USCOPUnited States Commission on Ocean Policy
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USCOP suggests that some existing regional initiatives might provide a starting point for regional ocean councils.
Recognizing the major role that federal agencies play in management of ocean and coastal resources, USCOP made a number of recommendations concerning the organization and coordination of federal agencies.
USCOP REPORT, supra note 1, at 52-55; PEW REPORT, supra note 1, at 26-28.
USCOP REPORT, supra note 1, at 472-522; PEW REPORT, supra note 1, at 102-16.
The USCOP recommends that these structures be designed to promote innovation, learning, and adaptation as well as to realize full economic potential of the ocean's resources and accommodate ocean resource users.
COMMISSION ON OCEAN POLICY (2004); [hereinafter USCOP REPORT], available at http://www.
36) The Council has been working to update the 1997 California inventory of ocean and coastal laws in preparation of the California Ocean Resources Management plan, similar to the effort by USCOP to inventory federal laws.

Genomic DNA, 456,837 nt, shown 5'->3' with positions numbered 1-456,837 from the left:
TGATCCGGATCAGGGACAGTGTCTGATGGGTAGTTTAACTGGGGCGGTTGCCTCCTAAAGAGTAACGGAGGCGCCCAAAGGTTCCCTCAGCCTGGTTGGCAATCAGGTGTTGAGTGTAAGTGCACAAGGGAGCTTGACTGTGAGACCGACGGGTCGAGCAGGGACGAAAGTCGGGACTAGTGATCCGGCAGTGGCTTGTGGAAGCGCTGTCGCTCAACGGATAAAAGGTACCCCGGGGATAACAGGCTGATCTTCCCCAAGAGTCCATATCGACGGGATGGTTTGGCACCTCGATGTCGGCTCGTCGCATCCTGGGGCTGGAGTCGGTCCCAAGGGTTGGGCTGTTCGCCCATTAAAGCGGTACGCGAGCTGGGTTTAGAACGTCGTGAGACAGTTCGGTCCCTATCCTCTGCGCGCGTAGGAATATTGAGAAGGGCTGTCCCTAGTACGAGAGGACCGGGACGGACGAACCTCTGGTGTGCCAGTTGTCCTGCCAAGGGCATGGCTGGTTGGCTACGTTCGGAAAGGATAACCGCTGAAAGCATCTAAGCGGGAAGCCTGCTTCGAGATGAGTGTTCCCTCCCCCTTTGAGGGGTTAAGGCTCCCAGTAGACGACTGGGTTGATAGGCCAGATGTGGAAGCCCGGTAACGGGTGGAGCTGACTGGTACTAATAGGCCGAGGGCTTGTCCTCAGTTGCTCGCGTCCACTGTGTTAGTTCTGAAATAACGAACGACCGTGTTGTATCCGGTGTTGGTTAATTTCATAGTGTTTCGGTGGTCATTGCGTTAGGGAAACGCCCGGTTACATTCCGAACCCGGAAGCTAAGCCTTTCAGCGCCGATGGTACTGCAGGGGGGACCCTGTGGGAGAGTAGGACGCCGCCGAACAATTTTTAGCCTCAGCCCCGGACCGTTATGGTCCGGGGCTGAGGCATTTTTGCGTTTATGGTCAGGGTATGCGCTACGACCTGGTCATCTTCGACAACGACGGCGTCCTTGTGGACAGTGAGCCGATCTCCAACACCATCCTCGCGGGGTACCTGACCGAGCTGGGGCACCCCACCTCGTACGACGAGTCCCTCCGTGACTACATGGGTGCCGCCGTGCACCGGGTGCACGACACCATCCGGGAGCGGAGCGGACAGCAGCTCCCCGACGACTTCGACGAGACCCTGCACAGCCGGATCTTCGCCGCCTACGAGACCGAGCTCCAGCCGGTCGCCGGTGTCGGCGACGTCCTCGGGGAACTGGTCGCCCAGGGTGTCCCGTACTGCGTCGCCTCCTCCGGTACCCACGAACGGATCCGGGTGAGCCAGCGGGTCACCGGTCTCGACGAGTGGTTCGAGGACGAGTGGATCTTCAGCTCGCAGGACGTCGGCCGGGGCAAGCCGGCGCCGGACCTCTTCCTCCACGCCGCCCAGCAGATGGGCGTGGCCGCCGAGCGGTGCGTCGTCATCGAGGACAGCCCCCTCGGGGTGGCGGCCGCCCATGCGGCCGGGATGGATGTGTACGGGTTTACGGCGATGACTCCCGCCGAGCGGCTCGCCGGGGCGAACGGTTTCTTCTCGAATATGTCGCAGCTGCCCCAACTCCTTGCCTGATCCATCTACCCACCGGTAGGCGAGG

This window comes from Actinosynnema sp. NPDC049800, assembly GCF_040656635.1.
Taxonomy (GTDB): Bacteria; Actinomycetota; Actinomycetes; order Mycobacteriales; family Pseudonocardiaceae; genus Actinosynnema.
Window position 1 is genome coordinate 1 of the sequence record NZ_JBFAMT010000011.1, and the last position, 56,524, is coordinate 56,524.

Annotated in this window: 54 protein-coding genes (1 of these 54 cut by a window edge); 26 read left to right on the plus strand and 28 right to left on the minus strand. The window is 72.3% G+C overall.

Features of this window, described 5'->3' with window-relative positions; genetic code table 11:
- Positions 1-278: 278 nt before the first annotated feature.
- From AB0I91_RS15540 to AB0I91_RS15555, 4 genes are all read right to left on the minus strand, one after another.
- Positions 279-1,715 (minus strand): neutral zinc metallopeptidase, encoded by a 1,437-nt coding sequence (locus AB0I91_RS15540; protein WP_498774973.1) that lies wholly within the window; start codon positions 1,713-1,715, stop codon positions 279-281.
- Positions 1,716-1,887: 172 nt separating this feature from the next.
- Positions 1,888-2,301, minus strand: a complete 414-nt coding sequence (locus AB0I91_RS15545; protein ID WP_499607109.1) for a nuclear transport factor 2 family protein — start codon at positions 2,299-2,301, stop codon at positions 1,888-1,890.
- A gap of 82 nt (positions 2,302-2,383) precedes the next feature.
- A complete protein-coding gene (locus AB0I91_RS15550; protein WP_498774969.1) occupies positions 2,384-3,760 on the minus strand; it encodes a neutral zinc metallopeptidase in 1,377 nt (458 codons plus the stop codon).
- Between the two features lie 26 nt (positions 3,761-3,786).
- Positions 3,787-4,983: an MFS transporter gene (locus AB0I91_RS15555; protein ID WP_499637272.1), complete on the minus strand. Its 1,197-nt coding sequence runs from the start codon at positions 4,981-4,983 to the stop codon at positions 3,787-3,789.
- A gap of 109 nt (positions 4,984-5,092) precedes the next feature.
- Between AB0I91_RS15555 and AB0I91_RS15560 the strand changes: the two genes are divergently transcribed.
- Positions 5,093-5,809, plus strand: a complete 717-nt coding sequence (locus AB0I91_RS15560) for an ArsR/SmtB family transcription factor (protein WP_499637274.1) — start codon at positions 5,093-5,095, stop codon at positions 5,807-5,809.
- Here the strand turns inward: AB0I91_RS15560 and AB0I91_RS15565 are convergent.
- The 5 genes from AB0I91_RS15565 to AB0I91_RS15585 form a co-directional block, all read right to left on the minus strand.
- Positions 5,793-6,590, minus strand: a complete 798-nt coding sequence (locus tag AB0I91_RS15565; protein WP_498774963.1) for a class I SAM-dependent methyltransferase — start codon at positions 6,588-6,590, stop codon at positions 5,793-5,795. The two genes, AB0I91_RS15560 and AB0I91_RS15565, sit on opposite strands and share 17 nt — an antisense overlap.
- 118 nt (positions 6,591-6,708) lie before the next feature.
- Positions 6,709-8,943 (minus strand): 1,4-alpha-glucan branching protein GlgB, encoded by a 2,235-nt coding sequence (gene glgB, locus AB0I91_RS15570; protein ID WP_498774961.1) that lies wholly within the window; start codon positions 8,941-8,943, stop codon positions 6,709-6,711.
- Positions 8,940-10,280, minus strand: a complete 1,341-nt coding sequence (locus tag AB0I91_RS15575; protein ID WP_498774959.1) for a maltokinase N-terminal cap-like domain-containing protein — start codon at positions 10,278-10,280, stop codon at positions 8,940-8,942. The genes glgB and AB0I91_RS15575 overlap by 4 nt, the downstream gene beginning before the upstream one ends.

COMMISSION ON OCEAN POLICY 86 (2004) [hereinafter USCOP REPORT], available at http://www.
Rationale and Structure of ROG Offered by the USCOP
The USCOP recognizes some of the same problems with the current ocean management regime as outlined by Pew.
The USCOP recognized that the laws governing oceans and coasts are fragmented, overlapping, and confusing, and recommended the establishment of an overarching national ocean policy to guide the actions of federal agencies.
Although the USCOP advocated federal guidance for regional councils, it also stressed the importance of providing regions with sufficient flexibility to develop and adapt the structure and functions of their councils to their unique circumstances.